Imported: 13 Feb '17 | Published: 18 Jan '11
USPTO - Utility Patents
An interworking device, method and system distribute reference timing between at least two communication networks. The interworking device includes a first communication interface operable to communicate with a first communication network operating using a first communication protocol and a second communication interface operable to communicate with a second communication network operating using a second communication protocol. The interworking device also includes a client generic framing procedure/optical transport network (“GFP/OTN”) mapping block in communication with the first communication interface and the second communication interface. The client GFP/OTN mapping block recovers a first reference timing signal from data received from the first communication network. At least one hybrid synchronous equipment timing source transforms the first reference timing signal into a second reference timing signal that is phase and frequency locked to the first reference timing signal, and supplies the second reference timing signal to the client GFP/OTN mapping block to clock the second communication network.
The present invention relates generally to a method and system for distributing timing within packet based networks and more specifically to a method and system for distributing reference timing between an Ethernet switched network and an optical transport network while maintaining phase stability and frequency accuracy.
Until recently, packet networks, such as Ethernet, have been inherently asynchronous. However, as the data communication world moves toward an all Internet Protocol (“IP”) core and Ethernet based edge network, there is a need to provide synchronization to transform information carried on packet based networks for transport on long distance data communication networks. In other words, mapping of Ethernet into a Time-Division-Multiplexed-based (“TDM”) network such as Synchronous Optical Network (“SONET”) or Optical Transport Network (“OTN”) enables transport over very large distances, e.g., cross-continent, but also requires the Ethernet physical layer clock to be transported through the network for use as a TDM or Ethernet reference clock to time a SONET or SDH timing island if required.
Synchronous Ethernet network synchronization is a recently developed technology used to extend the well-known concepts of TDM network synchronization into the domain of packet-based networks, which until now have been specified as asynchronous in nature. The timing standard for synchronous Ethernet implementations has been defined by the Telecommunication Standardization Sector of the International Telecommunication Union (“ITU-T”), in recommendation G.8261, entitled “Timing and Synchronization Aspects in Packet Networks.” ITU-T G.8261 specifies the maximum limits of allowable network jitter and wander through a packet network. Furthermore, G.8262 provides the minimum requirements for an Ethernet slave clock in terms of its wander generation, tolerance and transfer for network equipment at the TDM interfaces at the boundary of these packet networks, and the minimum requirements for the synchronization function of network elements. The goal is enable a Primary Reference Clock (“PRC”) traceable clock for TDM applications to be maintained across an Ethernet switched network.
Timing distribution implies that the required phase stability and frequency accuracy of the reference timing signal is maintained as the data traverses across the Ethernet switched network. Several approaches have been used to transport native Ethernet traffic over a TDM network, including Ethernet over a fiber optic transport signal, e.g., synchronous transport module (“STM-n”) or optical carrier (“OC-n”) using contiguous concatenation (“CCAT”), and virtual concatenation (“VCAT”) approaches.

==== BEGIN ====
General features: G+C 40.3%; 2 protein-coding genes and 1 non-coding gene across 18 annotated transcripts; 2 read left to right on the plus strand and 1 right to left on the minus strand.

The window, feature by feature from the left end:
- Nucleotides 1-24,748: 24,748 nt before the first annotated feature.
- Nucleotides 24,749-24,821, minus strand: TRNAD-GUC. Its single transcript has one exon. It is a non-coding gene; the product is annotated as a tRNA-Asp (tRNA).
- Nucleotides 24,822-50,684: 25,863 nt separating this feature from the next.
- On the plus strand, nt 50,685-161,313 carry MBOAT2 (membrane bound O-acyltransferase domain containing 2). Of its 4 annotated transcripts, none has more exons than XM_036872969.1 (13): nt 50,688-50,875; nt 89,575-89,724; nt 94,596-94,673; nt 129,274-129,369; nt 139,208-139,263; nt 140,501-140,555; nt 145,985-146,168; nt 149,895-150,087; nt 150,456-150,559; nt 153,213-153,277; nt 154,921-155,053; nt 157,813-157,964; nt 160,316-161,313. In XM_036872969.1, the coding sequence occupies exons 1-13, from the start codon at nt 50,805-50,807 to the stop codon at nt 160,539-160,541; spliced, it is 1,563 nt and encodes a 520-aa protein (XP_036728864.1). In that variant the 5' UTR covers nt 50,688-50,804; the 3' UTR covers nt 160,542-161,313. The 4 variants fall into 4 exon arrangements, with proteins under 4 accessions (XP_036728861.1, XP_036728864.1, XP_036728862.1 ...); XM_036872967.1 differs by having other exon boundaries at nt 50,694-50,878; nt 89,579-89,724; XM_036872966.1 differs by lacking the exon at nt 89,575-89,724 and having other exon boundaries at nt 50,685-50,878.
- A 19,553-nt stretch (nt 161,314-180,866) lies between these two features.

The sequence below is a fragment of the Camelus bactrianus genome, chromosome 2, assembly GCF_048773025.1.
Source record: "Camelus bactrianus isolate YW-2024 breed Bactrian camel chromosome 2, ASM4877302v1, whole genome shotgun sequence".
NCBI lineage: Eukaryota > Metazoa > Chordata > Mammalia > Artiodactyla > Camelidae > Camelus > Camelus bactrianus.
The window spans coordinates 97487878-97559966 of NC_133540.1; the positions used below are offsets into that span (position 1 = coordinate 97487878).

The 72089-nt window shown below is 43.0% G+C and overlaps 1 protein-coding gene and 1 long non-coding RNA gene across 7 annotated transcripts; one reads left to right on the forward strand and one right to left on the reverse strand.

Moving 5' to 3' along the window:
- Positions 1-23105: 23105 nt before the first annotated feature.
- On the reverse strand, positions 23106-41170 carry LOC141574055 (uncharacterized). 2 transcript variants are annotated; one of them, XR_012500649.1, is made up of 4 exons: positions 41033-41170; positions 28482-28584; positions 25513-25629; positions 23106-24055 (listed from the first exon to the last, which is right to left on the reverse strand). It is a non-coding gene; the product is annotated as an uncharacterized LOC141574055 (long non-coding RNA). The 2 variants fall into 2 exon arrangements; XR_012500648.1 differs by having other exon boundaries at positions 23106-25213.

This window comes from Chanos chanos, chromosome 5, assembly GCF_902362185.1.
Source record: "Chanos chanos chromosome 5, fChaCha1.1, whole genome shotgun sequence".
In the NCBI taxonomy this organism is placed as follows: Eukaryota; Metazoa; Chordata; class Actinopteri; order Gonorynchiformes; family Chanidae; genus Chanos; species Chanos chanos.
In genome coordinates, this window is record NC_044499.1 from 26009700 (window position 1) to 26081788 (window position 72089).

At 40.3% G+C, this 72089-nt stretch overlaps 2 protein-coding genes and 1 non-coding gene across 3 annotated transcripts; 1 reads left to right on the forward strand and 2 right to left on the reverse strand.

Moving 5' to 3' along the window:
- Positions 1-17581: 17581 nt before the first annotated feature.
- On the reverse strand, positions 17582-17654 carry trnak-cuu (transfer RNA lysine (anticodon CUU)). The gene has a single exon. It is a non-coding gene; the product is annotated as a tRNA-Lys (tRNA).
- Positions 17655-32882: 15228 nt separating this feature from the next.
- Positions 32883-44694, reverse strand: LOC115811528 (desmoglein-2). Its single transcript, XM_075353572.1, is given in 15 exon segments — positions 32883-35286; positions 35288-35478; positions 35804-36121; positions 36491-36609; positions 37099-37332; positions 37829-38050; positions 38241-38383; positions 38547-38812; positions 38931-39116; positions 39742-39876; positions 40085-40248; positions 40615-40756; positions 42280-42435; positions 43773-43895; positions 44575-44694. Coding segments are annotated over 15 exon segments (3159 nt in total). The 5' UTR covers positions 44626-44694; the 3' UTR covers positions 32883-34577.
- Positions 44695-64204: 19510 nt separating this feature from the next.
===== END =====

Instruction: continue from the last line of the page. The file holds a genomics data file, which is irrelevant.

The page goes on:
Ten Gigabit Ethernet (whose physical layer is also referred to as “10GBASE-R”) is the most recent and currently the fastest of the Ethernet standards. It defines a version of Ethernet with a nominal data rate of 10.3125 Gbits/s, i.e., MAC rate is ten times as fast as Gigabit Ethernet (whose physical layer is referred to as “1000BASE-X”). One approach for transporting 10GBASE-R packets over an optical TDM network is simply to over-clock the 10GBASE-R signal, which normally runs at 10.3125 Gb/s, to produce a “pseudo-OTU2” signal, or OTU2e (see ITU G.Sup43 Clause 7.1) running at approximately 11.09557 Gb/s. Since the standard Optical Channel Transport Unit-2 (“OTU2”) signal normally runs at 10.709225 Gb/s, the over-clocked signal results in a further protocol on the OTN side to the standard one, requiring additional circuitry to implement and further complicating network management by creating potential traffic issues at OTU2 network interfaces between equipment providers. As such, the over-clocked OTU2e approach can work in Synchronous Ethernet but has its limitations.
Another common approach for 10GBASE-R clients is Generic Framing Procedure (“GFP”) mapping of the 10GBASE-R client traffic into an OTU2 signal for transport over an OTN network, as outlined in ITU Recommendation G.7041, entitled “Generic Framing Procedure.” Framed GFP mapping is typically preferred over over-clocking because the resulting OTU2 signal then runs at the standard 10.709225 Gb/s line rate. However, stability requirements of the OTN networks require a clock accuracy of at least ±20 ppm, while the 10GBASE-R clients nominally run at ±100 ppm. While G.8261 provides specifications for the timing requirements, it does not address how to actually implement these requirements.